The last unit before the big OAA (our state’s end of the year assessment) is always a tricky one. So much to review, such little time. This year I wanted to create a multi-genre reading and writing unit that would review essential fiction and non-fiction skills that was engaging and driven by student interest.
My students are obsessed with the “I Survived” series. Each book in this historical fiction chapter book series is written from the viewpoint of a boy who survived a major event in world history. I’ve found that these addicting little books are an excellent way to get boys (and girls!) interested in history while burning through an entire series!
Building on their frenzy, I decided to create a four week unit around the title, I Survived: The Sinking of the Titanic [Tarshis, L. (2011). I survived: The sinking of the Titanic. New York, NY: Scholastic Paperbacks]. In this unit, students will research the actual Titanic using a website I created in order to gain an understanding of the ship, its passengers, and why it remains a popular topic to this day. Second, the students will read the I Survived text as a part of book clubs while reviewing fiction skills learned throughout the year. Last, students will produce opinion writing pieces about the Titanic using information gained from their non-fiction research and fiction book study.
The focus of day six is learning about icebergs. The work students complete today will give them a better understanding of icebergs in general – their composition, how they originate, and where on the globe many come from. The work today is short and should allow extra time for students to make up work that is unfinished.
I ask students to pull out their research packets and pencils as I explain today’s task. Once on the website, students will click on “The Iceberg.” I explain to students that on this page, there are two columns of information. Today’s focus is on the column entitled, “What is an iceberg?” This contains basic information about icebergs including vocabulary pertinent to the topic. Next, students read about the location where the Titanic struck its iceberg, Iceberg Alley. Last, students learn about the changes that have been made to how ships detect icebergs that ensure similar tragedies do not happen again.
After students read the selection, they record what they’ve learned in their packets. When their work is complete, students can watch the iceberg videos included on the page. The first is a video of an iceberg flipping in the ocean (I admit, I’ve watched this one more than a few times myself!). Second is a video of a man who is an extreme climber. After tackling several mountains, he decided to challenge himself by climbing an iceberg. Students will get a thrill from watching the iceberg break apart just after the man safely returns to his boat.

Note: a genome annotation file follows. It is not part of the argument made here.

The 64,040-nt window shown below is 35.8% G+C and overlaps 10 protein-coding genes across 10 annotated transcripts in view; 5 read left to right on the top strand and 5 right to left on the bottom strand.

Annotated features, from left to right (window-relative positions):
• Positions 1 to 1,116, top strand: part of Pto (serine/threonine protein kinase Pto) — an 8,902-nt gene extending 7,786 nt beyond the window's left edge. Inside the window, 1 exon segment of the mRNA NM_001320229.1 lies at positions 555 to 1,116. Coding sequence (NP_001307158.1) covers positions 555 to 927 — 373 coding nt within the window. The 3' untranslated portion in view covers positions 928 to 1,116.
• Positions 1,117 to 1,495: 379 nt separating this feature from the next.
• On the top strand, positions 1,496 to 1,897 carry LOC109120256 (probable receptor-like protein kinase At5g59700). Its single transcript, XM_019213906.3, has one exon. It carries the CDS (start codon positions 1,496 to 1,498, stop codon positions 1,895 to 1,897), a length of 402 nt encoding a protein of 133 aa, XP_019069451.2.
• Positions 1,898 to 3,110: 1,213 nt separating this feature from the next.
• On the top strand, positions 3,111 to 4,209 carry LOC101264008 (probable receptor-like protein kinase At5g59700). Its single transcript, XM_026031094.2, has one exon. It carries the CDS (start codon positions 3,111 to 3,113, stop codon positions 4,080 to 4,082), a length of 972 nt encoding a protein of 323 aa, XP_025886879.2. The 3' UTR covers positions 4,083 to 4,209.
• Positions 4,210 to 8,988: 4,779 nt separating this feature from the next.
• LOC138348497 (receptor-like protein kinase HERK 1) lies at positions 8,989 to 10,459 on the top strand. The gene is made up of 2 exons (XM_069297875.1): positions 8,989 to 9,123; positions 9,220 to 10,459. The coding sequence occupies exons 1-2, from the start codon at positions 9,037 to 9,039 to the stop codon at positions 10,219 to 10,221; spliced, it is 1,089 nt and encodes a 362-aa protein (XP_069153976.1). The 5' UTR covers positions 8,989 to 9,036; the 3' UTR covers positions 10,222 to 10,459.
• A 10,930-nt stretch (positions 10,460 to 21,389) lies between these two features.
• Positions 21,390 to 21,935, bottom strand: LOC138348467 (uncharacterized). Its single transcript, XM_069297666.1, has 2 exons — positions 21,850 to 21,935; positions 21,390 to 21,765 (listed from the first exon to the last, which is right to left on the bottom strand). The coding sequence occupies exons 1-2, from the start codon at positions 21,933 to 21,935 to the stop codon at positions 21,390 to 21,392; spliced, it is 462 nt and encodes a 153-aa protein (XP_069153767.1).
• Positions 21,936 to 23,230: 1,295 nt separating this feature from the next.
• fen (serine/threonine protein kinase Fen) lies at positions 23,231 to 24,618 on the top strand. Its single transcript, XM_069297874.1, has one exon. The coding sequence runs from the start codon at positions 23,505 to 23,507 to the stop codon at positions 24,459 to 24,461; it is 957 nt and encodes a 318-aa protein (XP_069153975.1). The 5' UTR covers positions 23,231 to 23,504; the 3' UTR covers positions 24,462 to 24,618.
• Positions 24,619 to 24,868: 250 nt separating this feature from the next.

Before we leave for the lab, I ask students if they have questions about today’s assignment. Then we gather our materials and head to work!
Students are given approximately forty-five minutes each day to conduct their research. They have the choice of working independently or with the student next to them. Should they finish today’s assigned research, they first must go back to previous day’s assignments and complete any unfinished work. If all work has been completed, they are free to catch up on viewing photos of artifacts or videos posted on previous day’s lessons or they can choose to play either of the Titanic games on the homepage. I ask that students not work ahead, though, and try to complete work that I haven’t explained yet. This keeps them from completing a day’s assignment incorrectly and having to redo it.
While students work, I walk the room checking in with groups of students or conducting conferences. It’s an excellent time to see if students are managing the complex texts included in the website and provide support if needed. This time also allows opportunities for students to ask questions about their assignments, texts, or general questions they have about the topic itself.
At the end of our work time, we review what we’ve learned today. I have students share parts that were interesting to them, ask questions, or make connections to other students' answers. It’s a time to not only share what we enjoyed most about today’s focus but also to clear up any confusion students had while working alone or with a partner. Because I cannot get to every student each day, this is a perfect opportunity for students to share questions with me that may also be on the minds of others in the class. Typically this happens in the computer lab so that I can quickly refer to the website when addressing students’ concerns. However, due to time, we sometimes complete our share in the classroom.
On days when there aren’t many issues or questions, I use this time to share excellent work I noticed while walking the room. Sometimes this comes in the form of a written response and other times it might be a connection I overheard that was made between partners.
Before ending the period, students are given a final few minutes to finish a section they were working on or to make corrections or additions to their work based on what they learned in our group share. When finished, they return all materials to their binders so that they are prepared to start again tomorrow.